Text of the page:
The abuse of older people is a social problem that is prevalent but often well disguised. It involves various types of ill-treatment of elders and often leads to psychological or physical harm. The losses could also include their homes, life savings, security, dignity and independence. Some suggest that those who are not victims of elder abuse live longer than people who are.
Types of elder abuse
The abuse of elders and neglect can occur at home where relatives or homecare providers are the abusers or at nursing homes where the staff takes advantage of seniors in one or more of the following ways:
· Physical abuse -- Bruises, dislocations, broken bones, burns and more are telltale signs of physical abuse from individuals who want to show they are in control and yield power over a victim. Family members may bring injured victims to different medical facilities so as not to raise suspicion, and this often happens days after the injury occurred. Medical staff at hospitals have even reported lesions on arms and legs that suggested the elderly victims were tied to a chair or something similar.
· Sexual abuse -- Despite the horror of the idea, some health care attendants or family members force themselves onto vulnerable elders to perform nonconsensual sexual acts. Victims are often those with physical limitations or cognitive disabilities, along with isolated individuals. Bruising and bleeding on thighs and genital areas may indicate such abuse, but those are not typically areas seen by family members or other concerned individuals. However, difficulty of sitting and walking, inappropriate behavior of a caregiver and unexplained STDs are some of the signs for which to look.
· Domestic abuse -- This may be a continuation of violence experienced by the victim over the years. Perpetrators are often spouses or common-law partners, and in some cases, the elder abuse goes hand-in-hand with alcohol or drug abuse. The signs are similar to those seen with sexual and physical abuse, and the abuser may attempt to keep visitors away from the victim.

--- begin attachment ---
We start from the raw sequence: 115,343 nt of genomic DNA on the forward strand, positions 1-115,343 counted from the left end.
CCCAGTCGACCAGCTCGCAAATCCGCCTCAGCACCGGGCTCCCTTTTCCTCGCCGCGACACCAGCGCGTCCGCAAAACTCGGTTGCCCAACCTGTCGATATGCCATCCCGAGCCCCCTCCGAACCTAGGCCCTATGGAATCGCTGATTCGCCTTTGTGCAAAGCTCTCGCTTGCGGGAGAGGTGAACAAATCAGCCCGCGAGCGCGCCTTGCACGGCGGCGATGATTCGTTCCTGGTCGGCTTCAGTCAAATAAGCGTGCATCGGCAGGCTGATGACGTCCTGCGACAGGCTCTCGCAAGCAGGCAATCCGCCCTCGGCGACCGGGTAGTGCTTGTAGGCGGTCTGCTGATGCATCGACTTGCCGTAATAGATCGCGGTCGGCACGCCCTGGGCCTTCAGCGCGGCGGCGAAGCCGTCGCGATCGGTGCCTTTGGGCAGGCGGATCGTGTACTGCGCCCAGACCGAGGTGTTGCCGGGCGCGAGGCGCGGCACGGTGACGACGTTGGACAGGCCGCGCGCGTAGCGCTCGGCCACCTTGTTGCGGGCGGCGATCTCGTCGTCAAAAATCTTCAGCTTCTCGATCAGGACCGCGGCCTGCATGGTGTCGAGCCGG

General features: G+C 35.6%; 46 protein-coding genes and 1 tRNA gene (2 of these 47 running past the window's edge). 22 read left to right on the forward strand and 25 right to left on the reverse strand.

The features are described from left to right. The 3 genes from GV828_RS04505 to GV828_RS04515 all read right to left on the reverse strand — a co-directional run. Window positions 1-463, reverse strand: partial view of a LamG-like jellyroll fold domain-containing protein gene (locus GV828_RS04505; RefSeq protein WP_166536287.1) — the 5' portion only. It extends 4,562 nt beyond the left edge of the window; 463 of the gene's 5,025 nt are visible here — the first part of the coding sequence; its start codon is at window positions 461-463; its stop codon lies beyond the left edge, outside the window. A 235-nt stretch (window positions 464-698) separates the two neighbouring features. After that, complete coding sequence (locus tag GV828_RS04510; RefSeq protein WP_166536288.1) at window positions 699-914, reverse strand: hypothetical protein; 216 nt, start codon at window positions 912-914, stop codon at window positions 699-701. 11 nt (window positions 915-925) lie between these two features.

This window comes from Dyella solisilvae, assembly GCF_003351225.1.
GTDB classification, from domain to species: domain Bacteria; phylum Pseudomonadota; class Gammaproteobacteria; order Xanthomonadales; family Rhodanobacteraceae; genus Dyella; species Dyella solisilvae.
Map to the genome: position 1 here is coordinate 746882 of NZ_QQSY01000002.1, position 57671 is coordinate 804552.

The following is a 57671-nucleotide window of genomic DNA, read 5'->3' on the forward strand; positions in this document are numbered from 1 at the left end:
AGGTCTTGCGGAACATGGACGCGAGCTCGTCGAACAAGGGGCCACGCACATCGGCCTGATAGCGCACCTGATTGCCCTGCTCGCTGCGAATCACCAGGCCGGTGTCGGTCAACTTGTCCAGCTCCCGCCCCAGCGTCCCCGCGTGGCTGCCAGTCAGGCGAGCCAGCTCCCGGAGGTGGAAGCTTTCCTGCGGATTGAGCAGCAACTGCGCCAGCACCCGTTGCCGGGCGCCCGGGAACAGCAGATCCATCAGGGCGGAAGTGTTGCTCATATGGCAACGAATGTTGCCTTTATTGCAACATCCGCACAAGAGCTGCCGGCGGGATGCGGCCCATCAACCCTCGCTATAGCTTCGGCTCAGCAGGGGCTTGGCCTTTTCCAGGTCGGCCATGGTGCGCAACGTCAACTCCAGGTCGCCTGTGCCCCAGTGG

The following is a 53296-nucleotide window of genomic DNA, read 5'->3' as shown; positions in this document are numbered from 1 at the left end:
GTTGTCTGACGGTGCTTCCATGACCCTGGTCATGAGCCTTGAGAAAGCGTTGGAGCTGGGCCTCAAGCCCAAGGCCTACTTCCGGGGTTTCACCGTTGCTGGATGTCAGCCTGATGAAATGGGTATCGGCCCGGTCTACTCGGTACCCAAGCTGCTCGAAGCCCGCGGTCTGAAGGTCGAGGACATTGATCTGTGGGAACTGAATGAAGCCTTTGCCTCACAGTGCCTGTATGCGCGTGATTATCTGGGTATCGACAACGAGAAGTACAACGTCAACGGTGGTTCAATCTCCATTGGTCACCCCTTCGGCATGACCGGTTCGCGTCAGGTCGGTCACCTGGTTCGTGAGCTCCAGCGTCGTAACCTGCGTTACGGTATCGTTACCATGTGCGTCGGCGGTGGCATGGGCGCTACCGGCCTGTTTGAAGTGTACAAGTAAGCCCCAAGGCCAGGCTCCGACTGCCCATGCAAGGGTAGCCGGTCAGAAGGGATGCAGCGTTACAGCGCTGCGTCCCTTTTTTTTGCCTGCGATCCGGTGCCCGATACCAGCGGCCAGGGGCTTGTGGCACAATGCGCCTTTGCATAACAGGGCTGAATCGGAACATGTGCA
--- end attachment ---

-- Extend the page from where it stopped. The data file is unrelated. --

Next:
· Psychological abuse -- Mental and emotional anguish can follow humiliation, threats and nonverbal conduct by caregivers and often happens to elders who are secluded from social contact. Signs of this type of abuse can be picked up with the observation of the victim's behavior. Those who struggle to sleep, have stress-related disorders, such as high blood pressure, and suffer unexplained gain or loss of weight might be victims of psychological abuse. Depression, confusion, emotional agitation and fear in the presence of a caregiver can be other signs of abuse.
· Financial abuse -- Gaining a position of confidant in an elder's life is often the way financial abusers go about misusing resources or funds. This could be children, grandchildren or caregivers and often involves stealing property and/or money, forging signatures and coercion of elders to sign documents that will not be in their best interest to sign. In many cases, family members do this to manipulate inheritances. Keeping a close eye on a loved one's bank records may be one way of detecting financial abuse.
If you suspect one of your aged loved ones is suffering elder abuse -- or even just a member of your community -- you are entitled to take action to attempt to bring an end to that person's suffering. Knowing what steps to take could be challenging, and it might be a good idea to discuss the suspicions with an experienced elder abuse attorney. A seasoned lawyer will be able to provide guidance in obtaining the necessary information required for legal action against the perpetrators.